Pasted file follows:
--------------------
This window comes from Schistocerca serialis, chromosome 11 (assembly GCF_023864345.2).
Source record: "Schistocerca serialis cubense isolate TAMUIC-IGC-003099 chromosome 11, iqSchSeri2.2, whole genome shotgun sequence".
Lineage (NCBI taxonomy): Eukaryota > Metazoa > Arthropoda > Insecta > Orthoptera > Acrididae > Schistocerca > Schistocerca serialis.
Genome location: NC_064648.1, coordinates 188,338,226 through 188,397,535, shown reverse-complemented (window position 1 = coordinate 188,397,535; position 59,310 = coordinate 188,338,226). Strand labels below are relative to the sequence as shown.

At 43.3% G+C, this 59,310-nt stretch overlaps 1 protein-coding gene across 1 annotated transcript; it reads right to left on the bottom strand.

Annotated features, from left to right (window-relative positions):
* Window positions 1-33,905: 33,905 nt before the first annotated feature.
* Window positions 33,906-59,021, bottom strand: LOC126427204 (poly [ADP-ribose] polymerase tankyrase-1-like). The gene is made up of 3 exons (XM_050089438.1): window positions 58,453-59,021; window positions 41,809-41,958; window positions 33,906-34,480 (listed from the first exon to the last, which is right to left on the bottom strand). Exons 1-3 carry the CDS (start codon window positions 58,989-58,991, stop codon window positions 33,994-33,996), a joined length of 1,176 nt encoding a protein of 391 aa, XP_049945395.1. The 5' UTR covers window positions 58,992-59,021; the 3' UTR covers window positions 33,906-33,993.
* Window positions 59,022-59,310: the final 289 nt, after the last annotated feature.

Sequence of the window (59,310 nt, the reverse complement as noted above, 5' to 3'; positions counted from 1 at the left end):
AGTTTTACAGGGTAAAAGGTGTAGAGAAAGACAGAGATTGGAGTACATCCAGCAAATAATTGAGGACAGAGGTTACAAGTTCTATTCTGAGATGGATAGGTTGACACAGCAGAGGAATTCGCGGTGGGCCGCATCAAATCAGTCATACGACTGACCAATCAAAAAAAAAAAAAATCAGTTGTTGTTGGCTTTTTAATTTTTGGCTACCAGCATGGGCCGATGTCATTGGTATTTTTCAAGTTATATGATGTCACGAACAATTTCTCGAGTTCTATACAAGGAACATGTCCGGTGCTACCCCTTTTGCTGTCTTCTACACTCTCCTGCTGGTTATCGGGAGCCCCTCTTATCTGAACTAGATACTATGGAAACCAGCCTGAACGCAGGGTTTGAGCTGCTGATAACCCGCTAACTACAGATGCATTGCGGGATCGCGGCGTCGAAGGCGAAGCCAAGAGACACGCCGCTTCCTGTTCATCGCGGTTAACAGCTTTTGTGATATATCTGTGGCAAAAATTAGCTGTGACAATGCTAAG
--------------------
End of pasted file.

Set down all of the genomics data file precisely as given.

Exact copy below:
This window comes from Schistocerca serialis, chromosome 11 (assembly GCF_023864345.2).
Source record: "Schistocerca serialis cubense isolate TAMUIC-IGC-003099 chromosome 11, iqSchSeri2.2, whole genome shotgun sequence".
Lineage (NCBI taxonomy): Eukaryota > Metazoa > Arthropoda > Insecta > Orthoptera > Acrididae > Schistocerca > Schistocerca serialis.
Genome location: NC_064648.1, coordinates 188,338,226 through 188,397,535, shown reverse-complemented (window position 1 = coordinate 188,397,535; position 59,310 = coordinate 188,338,226). Strand labels below are relative to the sequence as shown.

At 43.3% G+C, this 59,310-nt stretch overlaps 1 protein-coding gene across 1 annotated transcript; it reads right to left on the bottom strand.

Annotated features, from left to right (window-relative positions):
* Window positions 1-33,905: 33,905 nt before the first annotated feature.
* Window positions 33,906-59,021, bottom strand: LOC126427204 (poly [ADP-ribose] polymerase tankyrase-1-like). The gene is made up of 3 exons (XM_050089438.1): window positions 58,453-59,021; window positions 41,809-41,958; window positions 33,906-34,480 (listed from the first exon to the last, which is right to left on the bottom strand). Exons 1-3 carry the CDS (start codon window positions 58,989-58,991, stop codon window positions 33,994-33,996), a joined length of 1,176 nt encoding a protein of 391 aa, XP_049945395.1. The 5' UTR covers window positions 58,992-59,021; the 3' UTR covers window positions 33,906-33,993.
* Window positions 59,022-59,310: the final 289 nt, after the last annotated feature.

Sequence of the window (59,310 nt, the reverse complement as noted above, 5' to 3'; positions counted from 1 at the left end):
AGTTTTACAGGGTAAAAGGTGTAGAGAAAGACAGAGATTGGAGTACATCCAGCAAATAATTGAGGACAGAGGTTACAAGTTCTATTCTGAGATGGATAGGTTGACACAGCAGAGGAATTCGCGGTGGGCCGCATCAAATCAGTCATACGACTGACCAATCAAAAAAAAAAAAAATCAGTTGTTGTTGGCTTTTTAATTTTTGGCTACCAGCATGGGCCGATGTCATTGGTATTTTTCAAGTTATATGATGTCACGAACAATTTCTCGAGTTCTATACAAGGAACATGTCCGGTGCTACCCCTTTTGCTGTCTTCTACACTCTCCTGCTGGTTATCGGGAGCCCCTCTTATCTGAACTAGATACTATGGAAACCAGCCTGAACGCAGGGTTTGAGCTGCTGATAACCCGCTAACTACAGATGCATTGCGGGATCGCGGCGTCGAAGGCGAAGCCAAGAGACACGCCGCTTCCTGTTCATCGCGGTTAACAGCTTTTGTGATATATCTGTGGCAAAAATTAGCTGTGACAATGCTAAG